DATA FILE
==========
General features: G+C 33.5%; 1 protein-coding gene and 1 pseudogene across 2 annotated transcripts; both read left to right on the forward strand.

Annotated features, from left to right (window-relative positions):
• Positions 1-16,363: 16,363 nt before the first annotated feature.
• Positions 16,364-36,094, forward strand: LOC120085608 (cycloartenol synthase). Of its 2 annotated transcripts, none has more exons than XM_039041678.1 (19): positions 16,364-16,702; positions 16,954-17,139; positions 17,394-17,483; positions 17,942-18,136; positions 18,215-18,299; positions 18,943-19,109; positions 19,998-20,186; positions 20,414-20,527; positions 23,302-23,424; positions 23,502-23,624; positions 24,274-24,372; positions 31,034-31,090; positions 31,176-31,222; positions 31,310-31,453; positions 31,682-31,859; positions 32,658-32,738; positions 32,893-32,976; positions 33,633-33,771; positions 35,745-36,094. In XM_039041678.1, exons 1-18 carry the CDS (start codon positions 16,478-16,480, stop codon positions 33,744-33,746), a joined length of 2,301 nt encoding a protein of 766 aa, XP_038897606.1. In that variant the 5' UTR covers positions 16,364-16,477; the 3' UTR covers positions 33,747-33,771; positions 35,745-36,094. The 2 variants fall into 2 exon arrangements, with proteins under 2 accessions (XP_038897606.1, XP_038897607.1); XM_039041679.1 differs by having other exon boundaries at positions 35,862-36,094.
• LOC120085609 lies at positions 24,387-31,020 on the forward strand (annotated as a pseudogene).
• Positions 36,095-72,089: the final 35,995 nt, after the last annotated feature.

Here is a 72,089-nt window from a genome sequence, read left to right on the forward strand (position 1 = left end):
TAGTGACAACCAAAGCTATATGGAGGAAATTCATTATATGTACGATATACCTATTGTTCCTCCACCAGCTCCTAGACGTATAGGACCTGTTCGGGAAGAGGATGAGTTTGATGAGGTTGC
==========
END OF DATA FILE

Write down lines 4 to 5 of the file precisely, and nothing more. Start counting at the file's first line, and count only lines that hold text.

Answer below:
• Positions 16,364-36,094, forward strand: LOC120085608 (cycloartenol synthase). Of its 2 annotated transcripts, none has more exons than XM_039041678.1 (19): positions 16,364-16,702; positions 16,954-17,139; positions 17,394-17,483; positions 17,942-18,136; positions 18,215-18,299; positions 18,943-19,109; positions 19,998-20,186; positions 20,414-20,527; positions 23,302-23,424; positions 23,502-23,624; positions 24,274-24,372; positions 31,034-31,090; positions 31,176-31,222; positions 31,310-31,453; positions 31,682-31,859; positions 32,658-32,738; positions 32,893-32,976; positions 33,633-33,771; positions 35,745-36,094. In XM_039041678.1, exons 1-18 carry the CDS (start codon positions 16,478-16,480, stop codon positions 33,744-33,746), a joined length of 2,301 nt encoding a protein of 766 aa, XP_038897606.1. In that variant the 5' UTR covers positions 16,364-16,477; the 3' UTR covers positions 33,747-33,771; positions 35,745-36,094. The 2 variants fall into 2 exon arrangements, with proteins under 2 accessions (XP_038897606.1, XP_038897607.1); XM_039041679.1 differs by having other exon boundaries at positions 35,862-36,094.
• LOC120085609 lies at positions 24,387-31,020 on the forward strand (annotated as a pseudogene).